隐匿于代官山的风格宝藏 -- The Vintage Dress
A Hidden Style Treasure in Daikanyama, Tokyo – The Vintage Dress
An Unconventional One
There are mainly two kinds of the vintage shop: The former can be detected by the smell of its piles of garments that leaked out onto the street. To let through another person while browsing, you need to embed yourself into the shelf at the front, and it’s always a challenge to stuff what you just took out back into the rack. The latter is similar to luxury boutiques on a prestigious location, so does the figure on the price tag.
Unlike any of those, The Vintage Dress should not be seen as a mediocre. Five minutes’ walk distance from Daikanyama Station, the shop is hidden in an alley at the east side of Daikanyama Tsutaya Book Store
Easy to miss, the wood door is always shut, the frosted window prevents glance from outside, the shop name is understatedly engraved on a small bronze door plate. And it only opens from Friday to Monday each week. Indeed, it requires an elaborated design with exceptional subtlety to obviate grandstanding or mediocrity, while preserving a certain extent of accessibility.
The hostess of the shop is Noriko Yamaguchi, nicely-trimmed short hair, slim, pleasant manner, and she speaks English well. If it were not her knowledge in fashion history and calm demeanour, I would surely mistake her as a sales lady due to her youth.
In the two-story shop, I scrutinised the designer pieces and asked some questions before went on trying a Mugler top wear from the 80s and a vintage Hermes silk blouse.
During the whole process, Noriko neither handle those fragile fabrics with excessive discretion nor rushes me by asking if them fits well when I’m trying on. On the windowsill lays some face covers (a cotton mask you put on before trying on clothes, it protect new garments from the makeup on your face). It’s quite common in Japan to be asked to put on a face cover before using the fitting room, but Noriko didn’t say anything to warn me.
Photo Credit: Agnes GE
As the shop name indicates, what you can find here are mainly dresses and gowns that serves rather formal occasions. On the upper floor, a rank of black dresses quietly hanging on those eye-catching burgundy wooden hangers — black dresses dated back to 60s, 70s and 80s from Maison’s like Chanel and Yves Saint Laurent. I also saw some neck accessories from the 19th century in the display.
Noriko told me that she and her husband have been running another leisure style vintage shop nearby called “The Brisk” for seven to eight years. With the accumulated resource and experience, they decided to launch The Vintage Dress in November 2018. Sourcing around Europe for vintage dresses dated back to 50s to 80s. Their dresses suit special occasions like dating, wedding and other activities. The concept is for their customers to put on something special and left a great memory on that day, rather than lost in fashion trends.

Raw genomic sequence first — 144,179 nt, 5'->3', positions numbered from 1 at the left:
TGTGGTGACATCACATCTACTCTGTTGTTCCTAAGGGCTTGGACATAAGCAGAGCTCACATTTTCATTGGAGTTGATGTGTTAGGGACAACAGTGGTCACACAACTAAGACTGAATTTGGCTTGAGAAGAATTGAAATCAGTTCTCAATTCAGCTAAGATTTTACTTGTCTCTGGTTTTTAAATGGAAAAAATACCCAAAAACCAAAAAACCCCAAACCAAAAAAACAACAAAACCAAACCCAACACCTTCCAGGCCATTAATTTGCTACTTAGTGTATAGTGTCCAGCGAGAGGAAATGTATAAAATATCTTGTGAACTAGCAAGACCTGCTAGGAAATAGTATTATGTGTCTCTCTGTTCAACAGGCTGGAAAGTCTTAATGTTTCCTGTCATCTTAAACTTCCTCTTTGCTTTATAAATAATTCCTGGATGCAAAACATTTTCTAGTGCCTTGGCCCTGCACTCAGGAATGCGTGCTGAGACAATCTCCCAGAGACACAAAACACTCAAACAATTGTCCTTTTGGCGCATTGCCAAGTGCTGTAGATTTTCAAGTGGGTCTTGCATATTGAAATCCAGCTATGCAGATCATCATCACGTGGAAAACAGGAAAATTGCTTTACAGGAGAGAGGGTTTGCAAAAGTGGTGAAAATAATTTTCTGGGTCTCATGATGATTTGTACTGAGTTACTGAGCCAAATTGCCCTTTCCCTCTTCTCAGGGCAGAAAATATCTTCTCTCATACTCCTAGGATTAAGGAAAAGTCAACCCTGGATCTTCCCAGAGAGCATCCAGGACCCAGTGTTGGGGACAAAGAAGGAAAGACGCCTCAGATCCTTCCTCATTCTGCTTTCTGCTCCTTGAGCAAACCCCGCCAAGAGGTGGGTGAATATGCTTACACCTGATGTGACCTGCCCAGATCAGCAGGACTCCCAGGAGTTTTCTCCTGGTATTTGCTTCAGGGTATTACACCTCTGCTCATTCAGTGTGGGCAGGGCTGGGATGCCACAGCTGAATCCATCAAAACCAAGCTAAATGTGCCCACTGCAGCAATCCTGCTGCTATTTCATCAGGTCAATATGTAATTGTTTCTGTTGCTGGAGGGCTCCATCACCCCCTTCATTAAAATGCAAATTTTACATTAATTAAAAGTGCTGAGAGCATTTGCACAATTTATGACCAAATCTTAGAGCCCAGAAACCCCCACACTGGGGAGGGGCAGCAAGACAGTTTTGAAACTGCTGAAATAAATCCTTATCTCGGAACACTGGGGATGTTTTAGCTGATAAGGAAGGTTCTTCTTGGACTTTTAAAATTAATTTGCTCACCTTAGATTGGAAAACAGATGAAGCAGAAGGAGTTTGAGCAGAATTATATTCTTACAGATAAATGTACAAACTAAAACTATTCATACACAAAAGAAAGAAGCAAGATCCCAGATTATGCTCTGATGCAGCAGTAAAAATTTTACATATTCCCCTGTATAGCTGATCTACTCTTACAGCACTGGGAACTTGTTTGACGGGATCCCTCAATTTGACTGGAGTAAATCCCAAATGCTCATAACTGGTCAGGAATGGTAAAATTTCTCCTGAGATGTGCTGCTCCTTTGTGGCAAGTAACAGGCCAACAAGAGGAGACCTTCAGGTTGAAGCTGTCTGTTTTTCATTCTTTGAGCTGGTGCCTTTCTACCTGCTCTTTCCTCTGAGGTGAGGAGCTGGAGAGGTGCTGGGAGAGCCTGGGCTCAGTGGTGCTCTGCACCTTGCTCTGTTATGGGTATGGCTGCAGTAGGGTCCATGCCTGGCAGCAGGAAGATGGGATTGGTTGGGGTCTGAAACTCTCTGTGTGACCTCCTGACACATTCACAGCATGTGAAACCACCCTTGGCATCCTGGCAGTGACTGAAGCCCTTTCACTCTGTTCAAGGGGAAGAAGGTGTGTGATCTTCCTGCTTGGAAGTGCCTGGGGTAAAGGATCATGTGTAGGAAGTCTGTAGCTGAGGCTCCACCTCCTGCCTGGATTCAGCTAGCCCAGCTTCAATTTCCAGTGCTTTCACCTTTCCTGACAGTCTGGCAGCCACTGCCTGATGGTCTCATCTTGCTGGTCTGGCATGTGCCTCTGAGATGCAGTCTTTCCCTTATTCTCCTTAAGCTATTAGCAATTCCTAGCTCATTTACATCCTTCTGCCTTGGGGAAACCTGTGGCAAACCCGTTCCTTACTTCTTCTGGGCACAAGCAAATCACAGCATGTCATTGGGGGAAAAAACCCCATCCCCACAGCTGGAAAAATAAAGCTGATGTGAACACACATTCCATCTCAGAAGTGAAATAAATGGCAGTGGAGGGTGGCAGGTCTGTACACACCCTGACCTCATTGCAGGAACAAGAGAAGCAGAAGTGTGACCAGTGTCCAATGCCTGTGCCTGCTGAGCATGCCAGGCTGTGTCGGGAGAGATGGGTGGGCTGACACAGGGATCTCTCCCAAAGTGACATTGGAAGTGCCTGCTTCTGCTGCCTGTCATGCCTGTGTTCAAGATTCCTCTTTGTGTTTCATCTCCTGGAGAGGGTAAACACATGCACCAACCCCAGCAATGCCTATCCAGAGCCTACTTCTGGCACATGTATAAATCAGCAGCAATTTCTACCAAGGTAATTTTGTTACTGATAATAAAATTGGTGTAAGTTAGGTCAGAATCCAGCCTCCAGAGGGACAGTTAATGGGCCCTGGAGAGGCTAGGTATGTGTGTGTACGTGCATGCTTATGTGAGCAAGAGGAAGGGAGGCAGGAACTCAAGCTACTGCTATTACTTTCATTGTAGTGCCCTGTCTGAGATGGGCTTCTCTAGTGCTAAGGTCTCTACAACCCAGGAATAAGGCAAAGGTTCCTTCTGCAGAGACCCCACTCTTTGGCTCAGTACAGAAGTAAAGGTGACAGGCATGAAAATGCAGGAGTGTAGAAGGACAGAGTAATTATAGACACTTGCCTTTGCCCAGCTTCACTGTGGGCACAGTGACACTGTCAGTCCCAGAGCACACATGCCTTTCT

Photo Credit: Agnes GE
In The Vintage Dress, you can find some BIBA’s dresses from the 60s presenting on mannequins, that’s one of Noriko’s favourite label. For people who find the brand unfamiliar: BIBA was the most representative boutique and fashion label of the 60s’ London — founded by fashion illustrator Barbara Hulanicki and her husband, Fiz-Simon.
While Fiz was responsible for operations, Barbara took charge in design. Under the influence of Pre-Raphaelite and Art Nouveau, BIBA’s aesthetic extols the beauty in decadence. Although most of BIBA’s dresses have slim cuttings and only available in one size, girls in London lines a long queue for them.
BIBA’s success has many reasons, besides the affordable price point (back then, a well-designed dress usually costs 15 to 20 pounds, while BIBA only charges 2 pounds, which makes it easy to afford by students and younger working ladies), BIBA has also redefined the high street shopping experience. Barbara and Fiz-Simon created a film-like interior, adorned the shopping area with many antiques and Victorian furniture, and the lighting is as dark as in a night club. They also hire attractive and friendly young girls as the sales associate, allowing the customer to browse freely without being pushed to make a purchase.
Soon, BIBA became a shopping sanctum to not only Londoners but tourists around the world. Celebrities like Twiggy and Yoko Ono have all visited BIBA.
As Fiz-Simon explained:
The whole idea is that we are not trying to sell anything to anybody. We are merely putting things into the store and hope that somebody will come along and buy them. We do not want to be seen to be pushing the customer into anything.
More than a half-century after BIBA’s success,『The Vintage Dress』 continued their principles in one way or the other.